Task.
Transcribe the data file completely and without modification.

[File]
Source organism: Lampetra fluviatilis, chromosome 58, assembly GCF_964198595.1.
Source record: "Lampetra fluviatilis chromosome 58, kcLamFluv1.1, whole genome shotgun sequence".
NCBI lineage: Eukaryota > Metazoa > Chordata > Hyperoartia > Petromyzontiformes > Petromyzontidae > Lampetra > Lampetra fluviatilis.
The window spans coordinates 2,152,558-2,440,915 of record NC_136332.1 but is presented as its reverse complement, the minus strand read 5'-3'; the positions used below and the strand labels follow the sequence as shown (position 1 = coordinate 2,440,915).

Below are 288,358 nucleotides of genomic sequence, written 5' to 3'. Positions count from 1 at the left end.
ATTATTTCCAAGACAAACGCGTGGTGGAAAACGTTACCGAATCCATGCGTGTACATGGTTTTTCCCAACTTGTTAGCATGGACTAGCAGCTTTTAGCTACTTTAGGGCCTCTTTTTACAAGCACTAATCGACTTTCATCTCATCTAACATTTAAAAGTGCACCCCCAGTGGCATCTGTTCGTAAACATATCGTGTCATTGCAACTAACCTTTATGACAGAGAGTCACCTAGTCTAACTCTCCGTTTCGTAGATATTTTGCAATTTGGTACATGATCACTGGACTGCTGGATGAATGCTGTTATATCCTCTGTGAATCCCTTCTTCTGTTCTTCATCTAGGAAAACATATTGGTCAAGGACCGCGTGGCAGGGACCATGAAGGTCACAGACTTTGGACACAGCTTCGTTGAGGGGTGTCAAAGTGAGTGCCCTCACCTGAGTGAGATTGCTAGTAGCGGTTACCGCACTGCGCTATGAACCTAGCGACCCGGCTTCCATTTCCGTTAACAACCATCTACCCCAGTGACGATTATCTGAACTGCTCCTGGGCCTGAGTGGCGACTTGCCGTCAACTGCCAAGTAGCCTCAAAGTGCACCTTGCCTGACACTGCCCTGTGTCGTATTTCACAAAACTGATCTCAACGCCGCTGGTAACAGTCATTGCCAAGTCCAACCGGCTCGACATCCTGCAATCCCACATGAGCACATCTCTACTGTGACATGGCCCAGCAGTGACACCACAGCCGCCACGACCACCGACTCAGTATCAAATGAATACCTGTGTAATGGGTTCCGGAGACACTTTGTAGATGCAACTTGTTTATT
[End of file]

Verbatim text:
Source organism: Lampetra fluviatilis, chromosome 58, assembly GCF_964198595.1.
Source record: "Lampetra fluviatilis chromosome 58, kcLamFluv1.1, whole genome shotgun sequence".
NCBI lineage: Eukaryota > Metazoa > Chordata > Hyperoartia > Petromyzontiformes > Petromyzontidae > Lampetra > Lampetra fluviatilis.
The window spans coordinates 2,152,558-2,440,915 of record NC_136332.1 but is presented as its reverse complement, the minus strand read 5'-3'; the positions used below and the strand labels follow the sequence as shown (position 1 = coordinate 2,440,915).

Below are 288,358 nucleotides of genomic sequence, written 5' to 3'. Positions count from 1 at the left end.
ATTATTTCCAAGACAAACGCGTGGTGGAAAACGTTACCGAATCCATGCGTGTACATGGTTTTTCCCAACTTGTTAGCATGGACTAGCAGCTTTTAGCTACTTTAGGGCCTCTTTTTACAAGCACTAATCGACTTTCATCTCATCTAACATTTAAAAGTGCACCCCCAGTGGCATCTGTTCGTAAACATATCGTGTCATTGCAACTAACCTTTATGACAGAGAGTCACCTAGTCTAACTCTCCGTTTCGTAGATATTTTGCAATTTGGTACATGATCACTGGACTGCTGGATGAATGCTGTTATATCCTCTGTGAATCCCTTCTTCTGTTCTTCATCTAGGAAAACATATTGGTCAAGGACCGCGTGGCAGGGACCATGAAGGTCACAGACTTTGGACACAGCTTCGTTGAGGGGTGTCAAAGTGAGTGCCCTCACCTGAGTGAGATTGCTAGTAGCGGTTACCGCACTGCGCTATGAACCTAGCGACCCGGCTTCCATTTCCGTTAACAACCATCTACCCCAGTGACGATTATCTGAACTGCTCCTGGGCCTGAGTGGCGACTTGCCGTCAACTGCCAAGTAGCCTCAAAGTGCACCTTGCCTGACACTGCCCTGTGTCGTATTTCACAAAACTGATCTCAACGCCGCTGGTAACAGTCATTGCCAAGTCCAACCGGCTCGACATCCTGCAATCCCACATGAGCACATCTCTACTGTGACATGGCCCAGCAGTGACACCACAGCCGCCACGACCACCGACTCAGTATCAAATGAATACCTGTGTAATGGGTTCCGGAGACACTTTGTAGATGCAACTTGTTTATT